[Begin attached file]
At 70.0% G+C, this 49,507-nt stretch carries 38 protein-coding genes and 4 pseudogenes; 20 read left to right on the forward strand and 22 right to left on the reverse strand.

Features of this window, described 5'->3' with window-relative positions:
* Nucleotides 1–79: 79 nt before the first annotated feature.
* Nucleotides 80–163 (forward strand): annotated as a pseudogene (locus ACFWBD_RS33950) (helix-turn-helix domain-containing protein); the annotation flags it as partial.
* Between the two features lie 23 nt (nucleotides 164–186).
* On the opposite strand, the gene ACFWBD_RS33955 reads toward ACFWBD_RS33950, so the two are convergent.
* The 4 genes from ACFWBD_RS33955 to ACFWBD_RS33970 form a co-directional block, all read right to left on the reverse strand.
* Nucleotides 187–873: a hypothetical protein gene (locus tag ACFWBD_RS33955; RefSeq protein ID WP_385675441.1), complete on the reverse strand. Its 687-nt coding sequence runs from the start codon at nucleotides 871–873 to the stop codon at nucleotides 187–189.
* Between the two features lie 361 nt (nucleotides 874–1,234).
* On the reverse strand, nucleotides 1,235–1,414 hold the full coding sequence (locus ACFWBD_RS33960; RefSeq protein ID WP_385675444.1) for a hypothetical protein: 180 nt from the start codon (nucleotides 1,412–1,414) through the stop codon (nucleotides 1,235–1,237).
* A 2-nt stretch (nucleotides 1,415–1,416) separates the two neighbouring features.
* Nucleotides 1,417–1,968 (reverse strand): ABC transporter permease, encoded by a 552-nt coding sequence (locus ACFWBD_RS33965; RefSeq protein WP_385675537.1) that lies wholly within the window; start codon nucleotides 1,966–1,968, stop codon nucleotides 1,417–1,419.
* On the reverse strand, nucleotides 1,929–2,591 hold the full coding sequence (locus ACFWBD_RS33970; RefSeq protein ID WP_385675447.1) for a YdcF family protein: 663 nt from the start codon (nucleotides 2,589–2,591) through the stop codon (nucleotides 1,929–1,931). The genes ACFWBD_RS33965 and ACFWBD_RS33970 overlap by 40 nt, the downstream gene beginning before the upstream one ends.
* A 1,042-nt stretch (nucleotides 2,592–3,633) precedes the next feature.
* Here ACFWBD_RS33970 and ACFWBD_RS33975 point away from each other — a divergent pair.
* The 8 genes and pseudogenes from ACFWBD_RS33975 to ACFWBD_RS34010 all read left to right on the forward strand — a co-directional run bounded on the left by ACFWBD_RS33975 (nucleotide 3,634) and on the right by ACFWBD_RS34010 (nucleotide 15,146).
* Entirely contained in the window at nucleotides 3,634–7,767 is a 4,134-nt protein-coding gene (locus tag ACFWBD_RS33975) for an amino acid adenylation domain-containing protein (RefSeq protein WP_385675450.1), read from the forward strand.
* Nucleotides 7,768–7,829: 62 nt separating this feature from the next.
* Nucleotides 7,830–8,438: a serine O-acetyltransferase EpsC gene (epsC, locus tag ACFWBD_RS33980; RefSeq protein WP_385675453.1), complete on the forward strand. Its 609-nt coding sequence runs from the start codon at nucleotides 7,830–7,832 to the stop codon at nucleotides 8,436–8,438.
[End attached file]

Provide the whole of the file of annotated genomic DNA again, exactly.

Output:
At 70.0% G+C, this 49,507-nt stretch carries 38 protein-coding genes and 4 pseudogenes; 20 read left to right on the forward strand and 22 right to left on the reverse strand.

Features of this window, described 5'->3' with window-relative positions:
* Nucleotides 1–79: 79 nt before the first annotated feature.
* Nucleotides 80–163 (forward strand): annotated as a pseudogene (locus ACFWBD_RS33950) (helix-turn-helix domain-containing protein); the annotation flags it as partial.
* Between the two features lie 23 nt (nucleotides 164–186).
* On the opposite strand, the gene ACFWBD_RS33955 reads toward ACFWBD_RS33950, so the two are convergent.
* The 4 genes from ACFWBD_RS33955 to ACFWBD_RS33970 form a co-directional block, all read right to left on the reverse strand.
* Nucleotides 187–873: a hypothetical protein gene (locus tag ACFWBD_RS33955; RefSeq protein ID WP_385675441.1), complete on the reverse strand. Its 687-nt coding sequence runs from the start codon at nucleotides 871–873 to the stop codon at nucleotides 187–189.
* Between the two features lie 361 nt (nucleotides 874–1,234).
* On the reverse strand, nucleotides 1,235–1,414 hold the full coding sequence (locus ACFWBD_RS33960; RefSeq protein ID WP_385675444.1) for a hypothetical protein: 180 nt from the start codon (nucleotides 1,412–1,414) through the stop codon (nucleotides 1,235–1,237).
* A 2-nt stretch (nucleotides 1,415–1,416) separates the two neighbouring features.
* Nucleotides 1,417–1,968 (reverse strand): ABC transporter permease, encoded by a 552-nt coding sequence (locus ACFWBD_RS33965; RefSeq protein WP_385675537.1) that lies wholly within the window; start codon nucleotides 1,966–1,968, stop codon nucleotides 1,417–1,419.
* On the reverse strand, nucleotides 1,929–2,591 hold the full coding sequence (locus ACFWBD_RS33970; RefSeq protein ID WP_385675447.1) for a YdcF family protein: 663 nt from the start codon (nucleotides 2,589–2,591) through the stop codon (nucleotides 1,929–1,931). The genes ACFWBD_RS33965 and ACFWBD_RS33970 overlap by 40 nt, the downstream gene beginning before the upstream one ends.
* A 1,042-nt stretch (nucleotides 2,592–3,633) precedes the next feature.
* Here ACFWBD_RS33970 and ACFWBD_RS33975 point away from each other — a divergent pair.
* The 8 genes and pseudogenes from ACFWBD_RS33975 to ACFWBD_RS34010 all read left to right on the forward strand — a co-directional run bounded on the left by ACFWBD_RS33975 (nucleotide 3,634) and on the right by ACFWBD_RS34010 (nucleotide 15,146).
* Entirely contained in the window at nucleotides 3,634–7,767 is a 4,134-nt protein-coding gene (locus tag ACFWBD_RS33975) for an amino acid adenylation domain-containing protein (RefSeq protein WP_385675450.1), read from the forward strand.
* Nucleotides 7,768–7,829: 62 nt separating this feature from the next.
* Nucleotides 7,830–8,438: a serine O-acetyltransferase EpsC gene (epsC, locus tag ACFWBD_RS33980; RefSeq protein WP_385675453.1), complete on the forward strand. Its 609-nt coding sequence runs from the start codon at nucleotides 7,830–7,832 to the stop codon at nucleotides 8,436–8,438.